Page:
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Effect of chest wall loading during supine and prone position in a critically ill covid-19 patient: a new strategy for ARDS?

Dear Editor,

We read with great interest the review by Gattinoni and Marini [1]. In their paper, the authors postulate a positive effect on respiratory mechanics of local chest wall compression over the sternum or the abdomen of patients with severe ARDS, which is supposed to improve the tidal lung compliance and transpulmonary pressure.

The global pandemic of SARS-CoV-2 infection, and the consequent coronavirus disease 2019 (COVID-19), the most concerning complication, of which is acute hypoxemic respiratory failure, led to a surge in patients requiring mechanical ventilation and ICU admission [2]. In a small but significant part of such patients, conventional lung protective ventilation is not sufficient to relieve hypoxemia, and other strategies should be taken into account.

Prone positioning is an established strategy to improve oxygenation in severe ARDS, and its application was associated with a reduction in mortality rate [3]. Placing patients into prone position induces a more uniform distribution of tidal volume by reversing the vertical pleural pressure gradient. In addition, prone position decreases the superimposed pressure of both the heart and the abdomen on the dorso-caudal regions of the lungs [4]. On the contrary, pulmonary perfusion remains preferentially distributed to the dorsal lung regions, thus improving overall alveolar ventilation/perfusion matching. Moreover, the larger lung tissue mass suspended from a wider dorsal chest wall effects a more homogeneous distribution of pleural pressures throughout the lung, which in turn reduces abnormal strain and stress development. This is believed to avoid the development of ventilator-induced lung injury and may partly explain the reduction in mortality in severe ARDS [5].

Some case reports have sparked curiosity about using additional weights on the chest wall to improve lung compliance and thus ameliorate hypoxemia and respiratory mechanics [6, 7]. We report the effect of loading and unloading the chest wall during prone and supine position in a critically ill patient with COVID-19-related ARDS (C-ARDS).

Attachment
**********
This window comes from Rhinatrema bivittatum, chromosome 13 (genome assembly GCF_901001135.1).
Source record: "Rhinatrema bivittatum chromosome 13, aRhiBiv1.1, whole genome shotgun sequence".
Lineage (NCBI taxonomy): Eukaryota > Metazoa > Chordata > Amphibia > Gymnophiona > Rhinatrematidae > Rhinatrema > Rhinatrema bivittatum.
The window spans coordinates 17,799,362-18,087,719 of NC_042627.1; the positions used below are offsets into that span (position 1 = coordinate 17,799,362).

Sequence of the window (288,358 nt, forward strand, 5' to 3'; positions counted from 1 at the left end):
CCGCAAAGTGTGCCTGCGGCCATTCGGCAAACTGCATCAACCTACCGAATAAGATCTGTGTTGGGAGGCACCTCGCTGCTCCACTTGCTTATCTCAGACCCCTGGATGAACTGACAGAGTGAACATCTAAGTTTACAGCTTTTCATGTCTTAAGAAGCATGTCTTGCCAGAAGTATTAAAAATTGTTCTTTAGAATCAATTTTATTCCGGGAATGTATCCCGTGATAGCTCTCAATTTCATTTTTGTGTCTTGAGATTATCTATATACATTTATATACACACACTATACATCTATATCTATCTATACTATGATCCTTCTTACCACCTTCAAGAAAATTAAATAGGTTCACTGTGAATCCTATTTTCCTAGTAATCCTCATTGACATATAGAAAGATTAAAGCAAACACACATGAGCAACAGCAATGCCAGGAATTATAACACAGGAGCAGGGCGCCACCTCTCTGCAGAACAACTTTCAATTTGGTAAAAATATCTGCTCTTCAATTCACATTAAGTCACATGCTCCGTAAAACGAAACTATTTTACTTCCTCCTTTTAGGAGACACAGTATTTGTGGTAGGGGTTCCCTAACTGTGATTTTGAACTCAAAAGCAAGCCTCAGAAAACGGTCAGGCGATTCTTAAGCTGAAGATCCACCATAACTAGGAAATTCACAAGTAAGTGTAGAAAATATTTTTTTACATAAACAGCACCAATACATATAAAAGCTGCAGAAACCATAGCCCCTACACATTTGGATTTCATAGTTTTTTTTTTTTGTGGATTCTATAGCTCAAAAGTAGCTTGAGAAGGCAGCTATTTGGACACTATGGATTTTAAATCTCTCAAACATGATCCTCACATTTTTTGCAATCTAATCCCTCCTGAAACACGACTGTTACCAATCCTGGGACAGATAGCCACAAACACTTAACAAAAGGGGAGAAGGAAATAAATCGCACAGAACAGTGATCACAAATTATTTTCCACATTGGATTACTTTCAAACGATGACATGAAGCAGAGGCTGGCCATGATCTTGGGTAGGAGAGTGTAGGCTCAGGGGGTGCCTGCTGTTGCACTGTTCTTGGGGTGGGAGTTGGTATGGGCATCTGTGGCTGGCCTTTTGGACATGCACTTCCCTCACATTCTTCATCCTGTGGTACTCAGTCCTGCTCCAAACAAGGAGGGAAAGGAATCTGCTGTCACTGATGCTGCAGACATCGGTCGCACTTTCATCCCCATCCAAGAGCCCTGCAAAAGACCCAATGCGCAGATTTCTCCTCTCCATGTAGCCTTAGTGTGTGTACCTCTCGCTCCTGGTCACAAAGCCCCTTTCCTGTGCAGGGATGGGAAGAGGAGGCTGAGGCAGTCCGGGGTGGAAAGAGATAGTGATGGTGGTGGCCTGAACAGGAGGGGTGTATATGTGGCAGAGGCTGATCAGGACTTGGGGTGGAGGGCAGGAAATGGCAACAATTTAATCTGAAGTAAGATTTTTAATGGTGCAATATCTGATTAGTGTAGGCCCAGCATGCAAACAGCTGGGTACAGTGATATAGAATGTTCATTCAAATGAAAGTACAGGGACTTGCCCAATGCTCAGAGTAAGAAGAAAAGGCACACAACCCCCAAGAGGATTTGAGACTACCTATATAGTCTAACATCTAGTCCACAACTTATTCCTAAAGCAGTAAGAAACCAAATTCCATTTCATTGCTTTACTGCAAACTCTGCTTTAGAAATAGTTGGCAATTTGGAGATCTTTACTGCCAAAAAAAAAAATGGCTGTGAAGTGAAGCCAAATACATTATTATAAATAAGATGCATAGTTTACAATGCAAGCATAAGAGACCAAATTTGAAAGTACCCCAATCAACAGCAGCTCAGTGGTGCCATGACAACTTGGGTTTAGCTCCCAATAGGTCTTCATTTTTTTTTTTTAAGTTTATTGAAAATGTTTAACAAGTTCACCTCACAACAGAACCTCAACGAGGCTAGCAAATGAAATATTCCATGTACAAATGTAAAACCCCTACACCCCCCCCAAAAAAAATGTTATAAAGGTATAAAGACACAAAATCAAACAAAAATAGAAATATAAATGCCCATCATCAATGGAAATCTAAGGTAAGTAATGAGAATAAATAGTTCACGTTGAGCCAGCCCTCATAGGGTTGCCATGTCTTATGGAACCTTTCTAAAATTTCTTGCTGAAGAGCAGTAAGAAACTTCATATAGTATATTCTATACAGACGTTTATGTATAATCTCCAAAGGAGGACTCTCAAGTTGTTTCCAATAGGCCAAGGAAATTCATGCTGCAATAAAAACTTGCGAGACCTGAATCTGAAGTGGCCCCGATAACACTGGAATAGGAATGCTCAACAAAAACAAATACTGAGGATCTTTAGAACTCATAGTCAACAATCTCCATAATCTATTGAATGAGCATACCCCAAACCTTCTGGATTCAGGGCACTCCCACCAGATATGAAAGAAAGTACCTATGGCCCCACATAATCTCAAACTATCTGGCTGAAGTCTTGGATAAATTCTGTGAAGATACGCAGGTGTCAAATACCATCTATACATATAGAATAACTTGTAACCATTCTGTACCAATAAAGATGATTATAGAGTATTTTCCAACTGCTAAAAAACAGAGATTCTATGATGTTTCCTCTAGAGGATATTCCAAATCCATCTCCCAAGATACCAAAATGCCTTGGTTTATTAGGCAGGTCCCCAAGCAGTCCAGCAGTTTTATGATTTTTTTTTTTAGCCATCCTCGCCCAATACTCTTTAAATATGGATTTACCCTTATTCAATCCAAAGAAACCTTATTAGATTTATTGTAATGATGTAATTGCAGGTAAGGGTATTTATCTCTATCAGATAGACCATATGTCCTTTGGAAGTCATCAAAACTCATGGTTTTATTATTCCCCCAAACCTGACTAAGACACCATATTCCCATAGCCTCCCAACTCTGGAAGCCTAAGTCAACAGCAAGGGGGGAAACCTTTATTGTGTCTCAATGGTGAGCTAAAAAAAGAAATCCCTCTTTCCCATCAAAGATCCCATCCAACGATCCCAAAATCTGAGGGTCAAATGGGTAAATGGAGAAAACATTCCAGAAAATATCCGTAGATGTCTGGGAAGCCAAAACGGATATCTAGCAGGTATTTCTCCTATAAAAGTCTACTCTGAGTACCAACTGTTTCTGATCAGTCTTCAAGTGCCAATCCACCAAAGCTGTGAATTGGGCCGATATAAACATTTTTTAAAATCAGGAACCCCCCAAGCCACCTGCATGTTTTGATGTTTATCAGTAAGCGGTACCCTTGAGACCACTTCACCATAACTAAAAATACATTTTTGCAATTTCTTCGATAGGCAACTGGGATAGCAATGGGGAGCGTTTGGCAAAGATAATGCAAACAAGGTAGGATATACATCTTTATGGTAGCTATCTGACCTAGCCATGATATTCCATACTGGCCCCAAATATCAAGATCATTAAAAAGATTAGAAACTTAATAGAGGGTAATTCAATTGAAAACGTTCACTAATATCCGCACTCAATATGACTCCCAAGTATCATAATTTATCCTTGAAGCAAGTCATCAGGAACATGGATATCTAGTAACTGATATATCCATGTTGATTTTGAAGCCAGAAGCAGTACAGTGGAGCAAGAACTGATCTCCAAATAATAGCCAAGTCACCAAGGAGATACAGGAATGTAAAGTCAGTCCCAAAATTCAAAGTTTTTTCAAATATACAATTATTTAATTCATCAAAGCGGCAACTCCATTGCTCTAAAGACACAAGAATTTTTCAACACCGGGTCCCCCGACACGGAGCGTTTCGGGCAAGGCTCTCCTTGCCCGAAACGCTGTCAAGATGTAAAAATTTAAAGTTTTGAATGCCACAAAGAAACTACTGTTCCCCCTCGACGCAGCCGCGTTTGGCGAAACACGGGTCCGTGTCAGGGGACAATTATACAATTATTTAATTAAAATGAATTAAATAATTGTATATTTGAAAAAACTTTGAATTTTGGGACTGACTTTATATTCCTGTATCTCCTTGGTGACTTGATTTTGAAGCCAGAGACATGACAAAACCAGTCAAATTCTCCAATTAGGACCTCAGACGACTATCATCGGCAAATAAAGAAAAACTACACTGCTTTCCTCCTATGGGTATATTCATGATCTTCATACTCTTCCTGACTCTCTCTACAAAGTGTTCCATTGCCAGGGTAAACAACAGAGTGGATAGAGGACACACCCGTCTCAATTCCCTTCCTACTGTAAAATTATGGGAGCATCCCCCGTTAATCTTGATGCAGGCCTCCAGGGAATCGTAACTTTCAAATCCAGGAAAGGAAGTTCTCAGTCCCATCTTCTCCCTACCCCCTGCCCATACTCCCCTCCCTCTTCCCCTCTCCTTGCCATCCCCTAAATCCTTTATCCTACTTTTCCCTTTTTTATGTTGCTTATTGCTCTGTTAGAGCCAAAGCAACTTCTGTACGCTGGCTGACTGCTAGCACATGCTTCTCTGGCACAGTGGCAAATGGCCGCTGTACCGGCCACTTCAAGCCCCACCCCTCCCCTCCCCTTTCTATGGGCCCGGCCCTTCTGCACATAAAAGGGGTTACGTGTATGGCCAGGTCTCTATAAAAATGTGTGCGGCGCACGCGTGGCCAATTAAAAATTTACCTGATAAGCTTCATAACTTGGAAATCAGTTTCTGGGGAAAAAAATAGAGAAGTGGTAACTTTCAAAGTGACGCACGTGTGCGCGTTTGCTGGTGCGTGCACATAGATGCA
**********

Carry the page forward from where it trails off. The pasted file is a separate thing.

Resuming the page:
A 65-year-old patient with class 2 obesity and no relevant comorbidities needed intubation and mechanical ventilation due to C-ARDS. No previous lung disease was reported in his medical history. His respiratory mechanics progressively worsened despite protective ventilation (5 mL/Kg PBW). PEEP was 12 cmH2O, respiratory rate 18/min, FiO2 0.7. Respiratory system elastance was > 50 cmH2O/L, and airway driving pressure was 22 cmH2O. It was necessary to institute ultra-protective lung ventilation (3.5 mL/Kg PBW) with extracorporeal carbon dioxide removal (ProLUNG®, ESTOR, Pero, Milano, Italy) at a blood flow of 400 ml/min and a fresh gas flow of 15 l/min oxygen. An esophageal balloon catheter (NutriVent®, SEDA, Mirandola, Modena, Italy) was positioned to investigate partitioned respiratory mechanics, and a pulmonary artery catheter was inserted.

Compression of the chest wall (over both sternum and ribs) with a sand bag was performed in the supine position, then the patient was placed in the prone position, and the sand bag was applied again. Table 1 shows the respiratory mechanics, gas exchange and hemodynamic parameters in the different conditions; Fig. 1 shows the lung elastance, alveolar dead space and oxygenation in the different conditions.

Table 1 Lung mechanics, ventilation and hemodynamic parameters during supine and prone position while loading and unloading the chest wall
Fig. 1
figure 1